People in power have been given a certain responsibilty, as a citizen I try not to fall short of my responsibilities, I don't blame people unless it is warranted and definitely not if I've fallen short on my front.

Please do not form impressions sitting in an AC office about people just cause they were among the few lucky ones to get home safely.

Everyone has their own troubles and sufferrings to go through and yes from wherever you are, you find the spirit to handle it.

And by the way looks like you know me, though I can't make out who you are, and if you do, you ought to know that I'm not among those who blame others for the misery I encounter, so if I've blamed the authorities it's after a lot of thinking!

Now you think about it.

Anonymous said...

Hi Minal,

Thanks for the comments, Im glad you read them. Though I am a little disappointed that you deleted the post from the blog, I would have preferred the other regular visitors here to have read it. Anyways, your call. It kind of makes me feel you agreed with most of it.

Everyone has a responsibility towards improving the system, not just the authorities. I would be deeply greatful if you can tell me what in "your capacity" have you done? Yes the people in power have that responsibility, and I only hope this serves as a big lesson to all. But please do not take this personally, all I meant was that they way we have treated our city is as if it is a big garbage bin. And for this all are equally to blame, so stop pointing fingers.

The case of the River Mithi being filled up, which is being blamed as a cause is certainly a black spot in the authorities books. I feel sad to say this, but there has been a prophecy, that one day, Mumbai will sink and be wiped off India's map. I only hope the right people take this matter seriously and stop blaming one and all for the causes and effects.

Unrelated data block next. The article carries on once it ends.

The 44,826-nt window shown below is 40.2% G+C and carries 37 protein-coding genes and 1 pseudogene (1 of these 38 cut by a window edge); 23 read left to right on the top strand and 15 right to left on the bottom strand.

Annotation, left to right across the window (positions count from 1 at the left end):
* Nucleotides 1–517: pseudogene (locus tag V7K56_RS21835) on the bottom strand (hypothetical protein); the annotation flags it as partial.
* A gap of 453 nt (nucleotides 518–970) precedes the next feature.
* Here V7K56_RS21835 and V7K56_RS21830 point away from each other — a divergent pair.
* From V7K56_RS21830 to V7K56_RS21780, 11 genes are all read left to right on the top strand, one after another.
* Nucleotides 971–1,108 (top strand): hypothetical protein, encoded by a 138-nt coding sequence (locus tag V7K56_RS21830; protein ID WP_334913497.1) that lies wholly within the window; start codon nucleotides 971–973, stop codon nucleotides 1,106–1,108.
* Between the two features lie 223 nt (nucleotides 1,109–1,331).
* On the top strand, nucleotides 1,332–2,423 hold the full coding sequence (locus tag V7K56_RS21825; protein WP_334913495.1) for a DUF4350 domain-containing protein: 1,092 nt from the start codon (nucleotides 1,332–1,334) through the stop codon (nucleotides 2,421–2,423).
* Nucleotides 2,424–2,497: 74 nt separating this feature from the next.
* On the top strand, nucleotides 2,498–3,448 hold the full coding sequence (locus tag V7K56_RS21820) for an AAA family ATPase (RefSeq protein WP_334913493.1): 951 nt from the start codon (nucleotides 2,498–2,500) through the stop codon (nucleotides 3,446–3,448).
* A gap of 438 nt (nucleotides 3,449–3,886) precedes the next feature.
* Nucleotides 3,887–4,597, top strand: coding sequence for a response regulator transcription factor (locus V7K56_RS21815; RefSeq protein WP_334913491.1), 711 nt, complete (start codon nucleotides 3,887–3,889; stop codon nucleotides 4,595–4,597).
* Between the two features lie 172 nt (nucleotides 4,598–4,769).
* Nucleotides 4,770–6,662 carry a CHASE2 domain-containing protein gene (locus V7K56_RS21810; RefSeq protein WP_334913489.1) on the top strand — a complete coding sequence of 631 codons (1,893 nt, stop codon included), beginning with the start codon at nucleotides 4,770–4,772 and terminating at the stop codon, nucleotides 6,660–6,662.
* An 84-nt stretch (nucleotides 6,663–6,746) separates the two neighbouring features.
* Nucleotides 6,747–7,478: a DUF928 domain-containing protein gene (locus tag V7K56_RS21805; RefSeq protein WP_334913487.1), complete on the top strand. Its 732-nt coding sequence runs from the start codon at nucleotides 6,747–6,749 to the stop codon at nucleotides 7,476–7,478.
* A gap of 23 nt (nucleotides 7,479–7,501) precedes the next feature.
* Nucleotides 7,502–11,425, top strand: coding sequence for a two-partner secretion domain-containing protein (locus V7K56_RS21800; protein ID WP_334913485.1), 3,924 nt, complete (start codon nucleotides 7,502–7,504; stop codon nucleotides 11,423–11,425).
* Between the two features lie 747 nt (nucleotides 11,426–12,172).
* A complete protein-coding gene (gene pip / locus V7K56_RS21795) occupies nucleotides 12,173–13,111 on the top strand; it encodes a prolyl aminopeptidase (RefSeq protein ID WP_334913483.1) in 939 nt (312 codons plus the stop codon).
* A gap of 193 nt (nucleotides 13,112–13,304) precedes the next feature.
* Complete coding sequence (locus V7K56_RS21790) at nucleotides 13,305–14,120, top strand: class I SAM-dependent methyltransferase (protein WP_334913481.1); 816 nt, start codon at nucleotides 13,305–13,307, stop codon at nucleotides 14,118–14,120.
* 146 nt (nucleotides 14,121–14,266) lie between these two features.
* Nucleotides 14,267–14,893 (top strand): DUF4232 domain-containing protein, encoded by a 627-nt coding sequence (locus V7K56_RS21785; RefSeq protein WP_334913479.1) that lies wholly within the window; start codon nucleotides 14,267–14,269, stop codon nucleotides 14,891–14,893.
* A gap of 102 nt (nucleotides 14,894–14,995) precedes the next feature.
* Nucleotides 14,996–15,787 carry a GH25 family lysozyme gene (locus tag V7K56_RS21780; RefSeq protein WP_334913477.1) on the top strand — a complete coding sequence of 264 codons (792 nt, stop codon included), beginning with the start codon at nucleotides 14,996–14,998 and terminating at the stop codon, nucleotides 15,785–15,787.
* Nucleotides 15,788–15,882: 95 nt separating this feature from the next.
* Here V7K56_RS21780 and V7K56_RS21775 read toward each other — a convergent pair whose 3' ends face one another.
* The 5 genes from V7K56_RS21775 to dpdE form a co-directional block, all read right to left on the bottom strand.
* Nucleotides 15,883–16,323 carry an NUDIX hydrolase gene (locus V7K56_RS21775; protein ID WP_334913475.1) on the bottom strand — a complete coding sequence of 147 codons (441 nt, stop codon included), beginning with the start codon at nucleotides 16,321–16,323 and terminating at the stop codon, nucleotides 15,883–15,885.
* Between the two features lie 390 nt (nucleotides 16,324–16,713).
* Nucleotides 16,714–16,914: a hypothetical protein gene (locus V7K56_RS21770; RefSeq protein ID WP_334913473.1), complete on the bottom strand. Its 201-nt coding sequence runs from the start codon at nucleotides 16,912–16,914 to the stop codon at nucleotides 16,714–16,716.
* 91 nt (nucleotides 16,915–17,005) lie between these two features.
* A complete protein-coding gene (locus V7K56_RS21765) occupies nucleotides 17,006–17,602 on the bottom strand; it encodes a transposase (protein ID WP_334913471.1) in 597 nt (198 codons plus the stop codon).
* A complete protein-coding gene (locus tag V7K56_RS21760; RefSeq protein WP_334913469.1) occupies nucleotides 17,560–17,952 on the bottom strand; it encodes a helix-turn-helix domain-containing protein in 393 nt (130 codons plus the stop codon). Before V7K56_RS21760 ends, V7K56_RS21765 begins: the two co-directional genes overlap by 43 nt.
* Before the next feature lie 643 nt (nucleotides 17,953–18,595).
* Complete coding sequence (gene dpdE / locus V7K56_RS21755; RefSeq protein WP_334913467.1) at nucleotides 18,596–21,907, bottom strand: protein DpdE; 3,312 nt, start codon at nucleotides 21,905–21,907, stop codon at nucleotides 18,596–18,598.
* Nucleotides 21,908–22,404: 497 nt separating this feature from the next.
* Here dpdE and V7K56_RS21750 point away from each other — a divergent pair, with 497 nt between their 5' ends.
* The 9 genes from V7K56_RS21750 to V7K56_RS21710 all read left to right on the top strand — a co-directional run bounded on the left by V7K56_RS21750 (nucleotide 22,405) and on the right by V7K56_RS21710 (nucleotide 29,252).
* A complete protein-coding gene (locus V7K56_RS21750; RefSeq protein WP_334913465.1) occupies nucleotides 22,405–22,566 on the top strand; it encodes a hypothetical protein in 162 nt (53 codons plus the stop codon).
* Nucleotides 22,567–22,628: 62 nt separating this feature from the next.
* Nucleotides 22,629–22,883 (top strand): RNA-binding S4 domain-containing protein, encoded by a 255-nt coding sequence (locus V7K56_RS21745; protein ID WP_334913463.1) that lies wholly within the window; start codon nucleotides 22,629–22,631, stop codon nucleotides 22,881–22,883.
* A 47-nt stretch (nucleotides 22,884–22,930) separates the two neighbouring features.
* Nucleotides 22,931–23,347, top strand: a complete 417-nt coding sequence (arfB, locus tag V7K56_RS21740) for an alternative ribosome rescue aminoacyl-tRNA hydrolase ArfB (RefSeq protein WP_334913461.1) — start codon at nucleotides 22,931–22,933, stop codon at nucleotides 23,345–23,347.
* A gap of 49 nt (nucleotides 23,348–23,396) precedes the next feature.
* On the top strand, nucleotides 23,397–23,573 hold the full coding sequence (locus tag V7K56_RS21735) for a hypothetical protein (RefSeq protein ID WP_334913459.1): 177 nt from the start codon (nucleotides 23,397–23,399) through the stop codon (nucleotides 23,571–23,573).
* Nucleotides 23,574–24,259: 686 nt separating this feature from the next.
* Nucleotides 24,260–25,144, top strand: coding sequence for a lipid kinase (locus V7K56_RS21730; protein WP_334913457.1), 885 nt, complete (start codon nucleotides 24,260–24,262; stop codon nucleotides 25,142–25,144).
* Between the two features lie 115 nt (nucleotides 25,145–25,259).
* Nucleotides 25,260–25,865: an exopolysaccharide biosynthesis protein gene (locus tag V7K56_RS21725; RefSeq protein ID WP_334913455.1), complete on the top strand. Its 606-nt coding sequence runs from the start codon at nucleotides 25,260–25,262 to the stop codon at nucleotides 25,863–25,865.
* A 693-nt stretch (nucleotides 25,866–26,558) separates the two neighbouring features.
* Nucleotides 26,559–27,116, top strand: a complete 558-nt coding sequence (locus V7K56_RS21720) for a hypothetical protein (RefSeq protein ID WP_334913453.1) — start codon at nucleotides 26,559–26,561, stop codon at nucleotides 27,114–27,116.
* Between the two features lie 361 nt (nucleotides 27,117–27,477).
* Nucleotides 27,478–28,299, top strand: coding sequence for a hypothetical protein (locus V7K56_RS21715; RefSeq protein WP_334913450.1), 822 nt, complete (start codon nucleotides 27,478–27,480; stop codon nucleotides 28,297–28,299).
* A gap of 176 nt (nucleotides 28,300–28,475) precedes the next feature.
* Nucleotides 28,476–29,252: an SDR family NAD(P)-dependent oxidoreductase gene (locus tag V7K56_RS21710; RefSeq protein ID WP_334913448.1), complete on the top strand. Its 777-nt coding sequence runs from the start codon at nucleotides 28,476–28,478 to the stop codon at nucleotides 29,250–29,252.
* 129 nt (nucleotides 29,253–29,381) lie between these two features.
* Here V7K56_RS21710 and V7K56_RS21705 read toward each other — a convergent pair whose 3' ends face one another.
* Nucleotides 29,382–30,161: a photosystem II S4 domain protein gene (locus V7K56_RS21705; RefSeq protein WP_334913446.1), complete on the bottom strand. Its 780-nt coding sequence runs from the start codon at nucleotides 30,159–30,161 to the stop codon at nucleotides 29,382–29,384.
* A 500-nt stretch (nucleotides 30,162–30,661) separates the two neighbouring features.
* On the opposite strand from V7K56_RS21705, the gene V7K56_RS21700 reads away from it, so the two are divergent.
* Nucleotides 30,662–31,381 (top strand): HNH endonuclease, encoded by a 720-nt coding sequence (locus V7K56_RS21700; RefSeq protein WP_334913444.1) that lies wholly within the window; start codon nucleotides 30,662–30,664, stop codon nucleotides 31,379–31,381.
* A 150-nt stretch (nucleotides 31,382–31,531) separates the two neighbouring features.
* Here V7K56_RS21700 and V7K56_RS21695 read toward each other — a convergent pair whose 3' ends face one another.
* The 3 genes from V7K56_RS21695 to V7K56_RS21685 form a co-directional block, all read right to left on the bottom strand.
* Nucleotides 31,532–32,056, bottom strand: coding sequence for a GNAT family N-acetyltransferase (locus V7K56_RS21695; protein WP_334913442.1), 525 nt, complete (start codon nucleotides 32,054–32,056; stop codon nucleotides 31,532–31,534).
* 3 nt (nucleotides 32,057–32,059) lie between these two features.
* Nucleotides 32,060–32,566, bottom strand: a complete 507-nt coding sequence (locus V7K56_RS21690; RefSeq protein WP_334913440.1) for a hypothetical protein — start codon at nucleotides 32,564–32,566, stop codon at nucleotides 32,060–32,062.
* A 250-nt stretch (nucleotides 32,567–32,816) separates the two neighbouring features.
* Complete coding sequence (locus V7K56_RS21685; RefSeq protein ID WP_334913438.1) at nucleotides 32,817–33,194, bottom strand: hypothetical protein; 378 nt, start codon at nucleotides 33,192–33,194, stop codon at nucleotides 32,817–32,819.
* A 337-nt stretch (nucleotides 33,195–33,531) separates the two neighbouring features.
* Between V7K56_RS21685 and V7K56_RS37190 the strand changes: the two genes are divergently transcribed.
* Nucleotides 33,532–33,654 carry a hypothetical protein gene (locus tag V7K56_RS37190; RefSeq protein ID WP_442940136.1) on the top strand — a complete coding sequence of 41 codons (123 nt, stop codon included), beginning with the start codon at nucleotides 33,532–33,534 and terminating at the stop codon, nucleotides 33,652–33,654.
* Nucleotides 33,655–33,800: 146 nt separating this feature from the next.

Its very easy to pass comments and put shame on others. And its not only people here, but even those sitting in the USA who do this as much. They pass comments and their oh-so-valueable suggestions. But would finally prefer being there. Please stop posting such gibberish here from such folks. If you can, then come here and make this a better place else please keep your priceless advices and suggestions to yourself.

I know that you do not blame anyone for your misery. You are a wonderful person and a great friend. Please dont take this personally, im not against you, Im only against the mental thought process of starting to point fingers whenever a calamity strikes.

Finally, you do not need to justify anything to an anonymous commentator like me. Im not afraid of anyone, but some things are better left unsaid.

Take care,
Maverick